Assigning student-developed podcasts can feel like an exciting and innovating departure from traditional written assignments. It’s a creative way to help students to think about audience and the potential impact of their work beyond the grade, and done well, it can help students to consider the various elements of an argument (organization, introduction and conclusion, presentation of evidence, and so on) anew. But absent careful preparation, many students will simply prepare a paper, record it orally, and call it a podcast. What results can be stifling boring, and worse, the experience can leave students feeling that they were using technology simply for the sake of using technology, rather than employing digital tools in an intentional way to produce a unique mode of communication.
In the first Thinking Like a Podcaster post, I detailed a listening assignment that pushed students to consider the various unique elements of podcasts and the numerous choices podcasters make as they are developing their work. This assignment is designed to signal to students that podcasts are not simply papers read aloud, but are instead a distinct form.
It was particularly important to me that students developed their podcasts in this class with care because they would be presenting them publicly. The podcasts were conceived as a way for my students to deeply engage with the Meadville community, and students informed interviewees that they would be developing publicly-available podcasts using interview clips (and obtained permission from interviewees to do so). These podcasts would be the final outcome of the interviews and a way for the students to give back to the community members who so generously gave their time for the interviews, and so students had a unique responsibility to handle the interview “data” with care. The class was going to conclude by participating in a day-long community celebration in downtown Meadville, where they would set up listening stations to showcase their work. It was important that students develop something they would be proud to present to the general public.
After the listening assignment, I did several things to help to set students up for success.
First, I invited a local podcaster to the classroom. Nick Ozorak, an Allegheny graduate and Meadville resident, produces The Roundhouse Podcast, a series that offers a tour through the railroad industry and hobby. He worked with me before the semester started to walk me through a few technical options, ultimately suggesting that the class use Audacity, free for download, to produce the podcasts. Nick visited the class in the first few weeks to discuss his creative process and workflow, technical questions, editing choices, and so on. He offered them several online resources for Creative Commons music and sound effects, for common podcasting questions, and so on. Students were highly engaged during Nick’s talk and emerged from the class day feeling much more prepared and energized for taking on the task of creating their own podcast. I strongly recommend finding a local podcaster to meet with your class or asking someone to Skype in.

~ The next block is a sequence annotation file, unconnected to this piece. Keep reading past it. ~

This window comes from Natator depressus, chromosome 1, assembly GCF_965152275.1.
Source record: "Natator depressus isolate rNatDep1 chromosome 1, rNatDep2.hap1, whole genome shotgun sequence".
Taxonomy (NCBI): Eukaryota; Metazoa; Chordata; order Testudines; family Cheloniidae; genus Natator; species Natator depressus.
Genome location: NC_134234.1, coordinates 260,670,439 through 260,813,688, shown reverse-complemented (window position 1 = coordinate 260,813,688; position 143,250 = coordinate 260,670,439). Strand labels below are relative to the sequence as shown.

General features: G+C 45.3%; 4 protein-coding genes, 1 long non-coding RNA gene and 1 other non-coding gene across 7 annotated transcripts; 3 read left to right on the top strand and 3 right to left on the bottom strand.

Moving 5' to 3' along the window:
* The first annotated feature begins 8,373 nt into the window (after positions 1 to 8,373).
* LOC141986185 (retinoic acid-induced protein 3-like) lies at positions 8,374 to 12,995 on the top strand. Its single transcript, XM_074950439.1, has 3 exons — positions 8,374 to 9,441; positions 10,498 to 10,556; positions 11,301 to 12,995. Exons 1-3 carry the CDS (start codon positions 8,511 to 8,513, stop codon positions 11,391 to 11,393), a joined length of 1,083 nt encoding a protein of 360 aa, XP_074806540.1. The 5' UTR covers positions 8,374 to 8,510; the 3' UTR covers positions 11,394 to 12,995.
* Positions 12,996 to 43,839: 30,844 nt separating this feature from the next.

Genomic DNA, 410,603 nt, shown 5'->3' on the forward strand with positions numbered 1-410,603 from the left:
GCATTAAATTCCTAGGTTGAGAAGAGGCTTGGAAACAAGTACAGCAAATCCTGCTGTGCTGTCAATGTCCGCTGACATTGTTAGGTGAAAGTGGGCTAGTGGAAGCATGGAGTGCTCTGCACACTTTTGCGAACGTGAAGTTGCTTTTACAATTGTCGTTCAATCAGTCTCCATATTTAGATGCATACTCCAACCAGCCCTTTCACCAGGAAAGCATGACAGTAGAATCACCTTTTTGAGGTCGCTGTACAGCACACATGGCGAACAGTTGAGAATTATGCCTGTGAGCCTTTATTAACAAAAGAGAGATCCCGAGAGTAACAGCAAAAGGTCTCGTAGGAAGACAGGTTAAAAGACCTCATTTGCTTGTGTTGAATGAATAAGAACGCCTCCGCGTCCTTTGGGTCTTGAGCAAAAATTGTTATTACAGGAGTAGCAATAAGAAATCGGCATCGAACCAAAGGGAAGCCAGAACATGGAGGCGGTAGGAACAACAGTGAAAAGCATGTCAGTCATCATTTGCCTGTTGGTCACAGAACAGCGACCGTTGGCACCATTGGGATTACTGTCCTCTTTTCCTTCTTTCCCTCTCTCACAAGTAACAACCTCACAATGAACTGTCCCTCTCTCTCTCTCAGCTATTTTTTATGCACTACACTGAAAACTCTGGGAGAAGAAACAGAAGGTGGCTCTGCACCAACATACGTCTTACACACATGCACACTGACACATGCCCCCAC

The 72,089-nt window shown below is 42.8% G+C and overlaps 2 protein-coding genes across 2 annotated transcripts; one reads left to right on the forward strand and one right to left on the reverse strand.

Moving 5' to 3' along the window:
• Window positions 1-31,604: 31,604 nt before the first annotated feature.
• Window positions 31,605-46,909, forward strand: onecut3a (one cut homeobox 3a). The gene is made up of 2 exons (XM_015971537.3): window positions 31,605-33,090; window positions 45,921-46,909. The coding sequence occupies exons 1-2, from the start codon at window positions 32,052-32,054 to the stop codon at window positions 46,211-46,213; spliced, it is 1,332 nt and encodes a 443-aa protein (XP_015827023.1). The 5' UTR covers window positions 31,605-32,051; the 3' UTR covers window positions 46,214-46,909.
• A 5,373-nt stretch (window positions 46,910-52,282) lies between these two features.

Second, I involved two undergraduate teaching assistants in the class. These were seniors who had both participated in earlier courses I had taught employing oral history methods and were using these methodologies in their senior research projects. The teaching assistants learned Audacity alongside the students in the class, and were available to troubleshoot and problem solve as groups worked on their final projects.
Third, I developed a podcasting assignment sheet—which I dubbed Podcasting Guidelines to signal the relatively mutability of the document—that laid out key elements to include. I produced this document with student success dominating my thinking, rather than evaluation of students. This was an opportunity, not a test. I sought input from the TAs, who offered clarifying edits. As you’ll see, the assignment offers information about both important elements of the podcast and the process through which students should develop their work, and I built in progress checks along the way, at the outline stage, script stage, and rough cut stage. At each of these progress checks, students shared their work with the larger group and I gave specific guidelines for offering feedback.
Critically important was the requirement that students turn in a script before recording their work. It was at this stage that I could truly apprehend the students’ vision, and more importantly, I could stop many missteps before they were taken: editing a script is much simpler than editing a recorded podcast (though of course this can and should be done as well). It also reminded students that they couldn’t simply “wing it” and expect to produce strong work.
By semester’s end, my students had produced four smart and engaging podcasts that worked together as a mini-series. They were visibly proud of their work and excited to share it with the community. I believe that approaching the project as a series of mini-steps and keeping firmly in mind its complexity and unfamiliarity to students were key to setting them up for success.
In Summer 2016, Will Taylor, an Allegheny undergraduate who participated in my class, developed this Audacity tutorial under the auspices of the Andrew W. Mellon Collaborative Undergraduate Research in the Humanities grant at Allegheny.